to cleanse the book of references that are racist or sexist, he said. The
book, which contains the denomination's bylaws, states that homosexuality is
incompatible with Christian teaching.
Lawson said he wants the General Conference to declare a moratorium on the
negative language regarding homosexuals in the Book of Discipline and on
"any witch-hunting" of clergy members who are engaged in ministry to gays
and lesbians. Pastors should be able to decide themselves how to minister to
their own congregations, he said.
He described the movement for inclusion of gays and lesbians as a
continuation of the civil rights struggles of other groups in the United
States - African Americans, women, the elderly, Latinos, the disabled. Like
the civil rights movement of the 1950s and '60s, this effort is nonviolent
and rooted in faith, he said. "These are all baptized people."
He drew other parallels to the civil rights movement, noting that people on
the political and religious right are demonizing gays and lesbians by
calling them immoral, just as blacks were demonized. "Immorality is the
charge aimed at the black community for 400 years," Lawson said.
"We have done as much as we can working within the system," said Marilyn
Alexander, executive director of the Reconciling Congregations Program, an
unofficial United Methodist group that supports full inclusion of
homosexuals in the life of the church. "Now we are at the point where it
will take something out of the ordinary to jog people to see how important
If the 2000 General Conference doesn't change the church's rules, "it's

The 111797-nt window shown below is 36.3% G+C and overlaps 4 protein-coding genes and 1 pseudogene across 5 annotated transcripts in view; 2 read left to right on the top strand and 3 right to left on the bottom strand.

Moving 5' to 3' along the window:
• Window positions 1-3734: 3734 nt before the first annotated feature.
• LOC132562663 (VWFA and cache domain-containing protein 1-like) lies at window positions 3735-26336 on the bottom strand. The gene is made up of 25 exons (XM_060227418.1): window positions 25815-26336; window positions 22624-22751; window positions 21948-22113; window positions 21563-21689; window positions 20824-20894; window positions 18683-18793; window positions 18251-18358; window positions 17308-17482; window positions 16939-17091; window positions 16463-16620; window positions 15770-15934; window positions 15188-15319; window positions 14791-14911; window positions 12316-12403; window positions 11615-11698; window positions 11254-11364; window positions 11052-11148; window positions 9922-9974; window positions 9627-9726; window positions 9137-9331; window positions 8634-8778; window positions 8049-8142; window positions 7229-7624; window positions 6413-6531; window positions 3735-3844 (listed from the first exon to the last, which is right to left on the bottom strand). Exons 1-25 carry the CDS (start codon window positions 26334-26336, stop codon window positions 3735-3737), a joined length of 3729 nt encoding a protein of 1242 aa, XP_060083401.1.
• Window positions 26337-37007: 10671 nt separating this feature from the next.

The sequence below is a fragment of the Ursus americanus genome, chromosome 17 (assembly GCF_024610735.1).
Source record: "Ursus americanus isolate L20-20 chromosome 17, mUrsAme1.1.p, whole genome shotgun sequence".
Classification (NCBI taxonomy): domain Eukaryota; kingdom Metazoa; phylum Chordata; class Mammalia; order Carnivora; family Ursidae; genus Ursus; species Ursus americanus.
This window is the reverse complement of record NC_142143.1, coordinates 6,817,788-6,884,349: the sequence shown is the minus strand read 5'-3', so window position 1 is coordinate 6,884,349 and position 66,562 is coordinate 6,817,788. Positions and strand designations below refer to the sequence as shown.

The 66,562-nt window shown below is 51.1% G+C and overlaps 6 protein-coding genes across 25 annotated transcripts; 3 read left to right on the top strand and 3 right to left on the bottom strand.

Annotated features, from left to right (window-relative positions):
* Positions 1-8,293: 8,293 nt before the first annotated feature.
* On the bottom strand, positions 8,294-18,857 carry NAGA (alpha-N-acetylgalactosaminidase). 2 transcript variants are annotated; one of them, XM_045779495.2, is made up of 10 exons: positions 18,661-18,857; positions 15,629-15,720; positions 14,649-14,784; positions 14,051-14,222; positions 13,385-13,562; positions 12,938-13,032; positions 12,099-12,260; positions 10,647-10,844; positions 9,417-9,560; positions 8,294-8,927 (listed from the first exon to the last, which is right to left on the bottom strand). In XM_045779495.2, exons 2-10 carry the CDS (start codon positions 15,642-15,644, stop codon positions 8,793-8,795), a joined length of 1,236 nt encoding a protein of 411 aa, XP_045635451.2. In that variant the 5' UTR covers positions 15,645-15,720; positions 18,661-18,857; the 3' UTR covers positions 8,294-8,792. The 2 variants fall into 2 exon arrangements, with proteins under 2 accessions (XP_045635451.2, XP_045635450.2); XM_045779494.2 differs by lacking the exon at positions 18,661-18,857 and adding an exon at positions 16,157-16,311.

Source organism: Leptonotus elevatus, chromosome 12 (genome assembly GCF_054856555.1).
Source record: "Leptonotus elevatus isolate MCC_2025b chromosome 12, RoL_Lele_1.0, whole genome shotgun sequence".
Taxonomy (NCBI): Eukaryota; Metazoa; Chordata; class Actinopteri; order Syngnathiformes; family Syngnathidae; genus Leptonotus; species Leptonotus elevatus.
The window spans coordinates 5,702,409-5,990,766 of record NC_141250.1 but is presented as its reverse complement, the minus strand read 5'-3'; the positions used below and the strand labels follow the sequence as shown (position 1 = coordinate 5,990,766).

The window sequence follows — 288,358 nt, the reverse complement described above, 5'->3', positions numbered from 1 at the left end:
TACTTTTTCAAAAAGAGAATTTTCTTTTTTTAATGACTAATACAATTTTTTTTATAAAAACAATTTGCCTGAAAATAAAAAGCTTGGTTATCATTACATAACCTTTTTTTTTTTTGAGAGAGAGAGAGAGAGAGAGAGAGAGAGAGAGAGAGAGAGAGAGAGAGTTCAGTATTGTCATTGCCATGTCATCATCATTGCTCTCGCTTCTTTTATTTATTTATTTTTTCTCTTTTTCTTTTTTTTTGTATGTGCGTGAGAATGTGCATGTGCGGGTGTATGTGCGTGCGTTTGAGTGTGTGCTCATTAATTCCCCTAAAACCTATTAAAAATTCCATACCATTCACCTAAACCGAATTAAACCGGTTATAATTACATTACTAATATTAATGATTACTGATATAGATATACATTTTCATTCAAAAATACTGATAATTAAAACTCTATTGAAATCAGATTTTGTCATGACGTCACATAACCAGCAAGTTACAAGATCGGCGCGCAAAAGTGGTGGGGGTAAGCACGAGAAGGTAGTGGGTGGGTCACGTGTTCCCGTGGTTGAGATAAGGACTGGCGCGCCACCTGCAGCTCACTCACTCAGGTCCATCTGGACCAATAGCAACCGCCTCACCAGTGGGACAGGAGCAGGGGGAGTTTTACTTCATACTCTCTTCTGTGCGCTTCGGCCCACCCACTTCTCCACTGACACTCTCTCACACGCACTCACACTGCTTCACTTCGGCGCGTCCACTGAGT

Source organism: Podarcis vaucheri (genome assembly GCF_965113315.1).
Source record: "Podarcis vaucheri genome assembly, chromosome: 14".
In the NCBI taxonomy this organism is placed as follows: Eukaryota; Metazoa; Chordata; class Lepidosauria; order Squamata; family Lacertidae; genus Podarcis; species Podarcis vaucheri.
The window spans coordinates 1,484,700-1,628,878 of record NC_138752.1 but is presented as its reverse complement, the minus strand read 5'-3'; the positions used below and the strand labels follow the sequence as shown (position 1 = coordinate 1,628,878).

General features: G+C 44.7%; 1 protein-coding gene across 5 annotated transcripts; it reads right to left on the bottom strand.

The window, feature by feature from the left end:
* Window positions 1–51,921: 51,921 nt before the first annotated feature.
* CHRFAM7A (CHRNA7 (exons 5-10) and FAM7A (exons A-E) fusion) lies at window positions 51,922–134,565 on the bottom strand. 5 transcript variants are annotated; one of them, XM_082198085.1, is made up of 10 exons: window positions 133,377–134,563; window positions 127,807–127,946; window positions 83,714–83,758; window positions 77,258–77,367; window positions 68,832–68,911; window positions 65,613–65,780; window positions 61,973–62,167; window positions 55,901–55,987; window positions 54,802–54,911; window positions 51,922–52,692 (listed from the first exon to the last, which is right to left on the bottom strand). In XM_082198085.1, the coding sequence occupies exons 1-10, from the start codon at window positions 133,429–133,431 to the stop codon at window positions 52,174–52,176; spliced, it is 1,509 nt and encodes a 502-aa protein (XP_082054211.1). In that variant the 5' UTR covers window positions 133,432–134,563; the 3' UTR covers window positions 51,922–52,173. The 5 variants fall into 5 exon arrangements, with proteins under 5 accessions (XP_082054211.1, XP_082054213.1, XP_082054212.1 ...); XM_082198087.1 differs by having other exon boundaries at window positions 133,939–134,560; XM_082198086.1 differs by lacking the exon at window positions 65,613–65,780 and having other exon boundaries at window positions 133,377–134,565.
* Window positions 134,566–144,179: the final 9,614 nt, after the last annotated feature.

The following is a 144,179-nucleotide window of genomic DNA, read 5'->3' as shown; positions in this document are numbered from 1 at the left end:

going to be another horrible four years of pain" for the gay and lesbian
community, Alexander said.
Inside the convention center, before worship, a group in the balcony rose
and chanted, "Extend the table." Holding a rainbow cross, they sang, "We Are
Marching In The Light of God." Some delegates on the floor stood, some
clapped, some sang in support.
Protestors began gathering on the convention center's mall before 7 a.m.
Many of them wore shirts that said, "Stop the spiritual violence. The debate
must end. We are God's children too." They sang hymns, and prayed for the
Archbishop of Canterbury and other church leaders in the convention center.
They also prayed for all denominations that have restrictive policies
regarding gays and lesbians.
Throughout the two-and-a-half-hour event, a heckler shouted obscenities at
them, and other counter-protestors held up signs with messages such as
"Methodist Fag Church."
During the rally, White passed the microphone to several speakers, including
King, Lawson, Gandhi, Dell, Creech, Alexander, Powell, the Rev. Gilbert
Caldwell, organizer of the United Methodists of Color for Full Inclusivity,
the Rev. Don Fado, who led a group of 68 California-Nevada clergy members in
performing a same-sex union in 1999, and Bishops William Dew, Jesse DeWitt,
Calvin McConnell and Mary Ann Swenson,
"I am just here to encourage tolerance and compassion," King said. Her hope
is directed at the United Methodist Church but also to denominations across
the nation, she said.
"This is where we need to be," Dew said. "I was asked by a reporter, 'Why
are you here?' And I answered, 'Why isn't everybody here?' "
"We are involved in a pastoral act that is claiming the gospel for all
people," Sprague said.
White led the crowd in chanting, "We love the United Methodist Church."
Then, singing, the group walked around the convention center, holding a
banner that proclaimed: "The spirit of Christ cannot remain where all God's
children are not welcome. Don't make the flame go out." Some held signs that
read "No exit without justice."
The marchers stopped at the building's driveway, symbolically blocking the
convention center exit. That was a way of telling the delegates, "Stay in
there until you get it right," White said.
The arrests were orderly. White had told the protesters that they would be
fingerprinted and fined $180 after being arrested.
# # #
United Methodist News Service